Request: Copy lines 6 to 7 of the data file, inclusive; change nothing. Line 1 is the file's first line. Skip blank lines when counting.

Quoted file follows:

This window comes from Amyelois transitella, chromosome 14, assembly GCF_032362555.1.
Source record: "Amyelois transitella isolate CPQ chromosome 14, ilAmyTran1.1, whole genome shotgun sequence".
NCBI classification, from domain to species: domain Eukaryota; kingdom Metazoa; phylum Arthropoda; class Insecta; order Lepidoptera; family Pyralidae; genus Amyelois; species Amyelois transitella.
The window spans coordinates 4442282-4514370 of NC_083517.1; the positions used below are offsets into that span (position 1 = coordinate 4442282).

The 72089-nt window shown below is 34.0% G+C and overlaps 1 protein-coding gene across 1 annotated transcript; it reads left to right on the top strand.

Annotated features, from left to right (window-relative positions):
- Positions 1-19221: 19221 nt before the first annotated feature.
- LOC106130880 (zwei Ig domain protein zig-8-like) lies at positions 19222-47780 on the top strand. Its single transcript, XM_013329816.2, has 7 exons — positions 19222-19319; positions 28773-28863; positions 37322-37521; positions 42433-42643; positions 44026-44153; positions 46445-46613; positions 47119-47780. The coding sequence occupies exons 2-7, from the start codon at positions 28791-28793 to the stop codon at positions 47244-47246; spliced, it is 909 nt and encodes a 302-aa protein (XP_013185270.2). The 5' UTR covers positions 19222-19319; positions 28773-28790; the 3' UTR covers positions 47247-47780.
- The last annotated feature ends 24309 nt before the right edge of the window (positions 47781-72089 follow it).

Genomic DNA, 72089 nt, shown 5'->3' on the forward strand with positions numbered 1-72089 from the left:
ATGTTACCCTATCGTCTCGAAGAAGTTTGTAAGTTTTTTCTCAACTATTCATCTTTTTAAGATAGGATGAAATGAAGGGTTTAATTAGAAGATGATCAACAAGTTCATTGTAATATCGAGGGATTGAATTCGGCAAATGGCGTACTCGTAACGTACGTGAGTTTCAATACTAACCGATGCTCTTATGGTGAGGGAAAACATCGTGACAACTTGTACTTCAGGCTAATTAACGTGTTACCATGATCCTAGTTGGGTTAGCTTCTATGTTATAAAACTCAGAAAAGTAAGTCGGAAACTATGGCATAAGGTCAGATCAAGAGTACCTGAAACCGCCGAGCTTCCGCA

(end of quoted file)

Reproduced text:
Annotated features, from left to right (window-relative positions):
- Positions 1-19221: 19221 nt before the first annotated feature.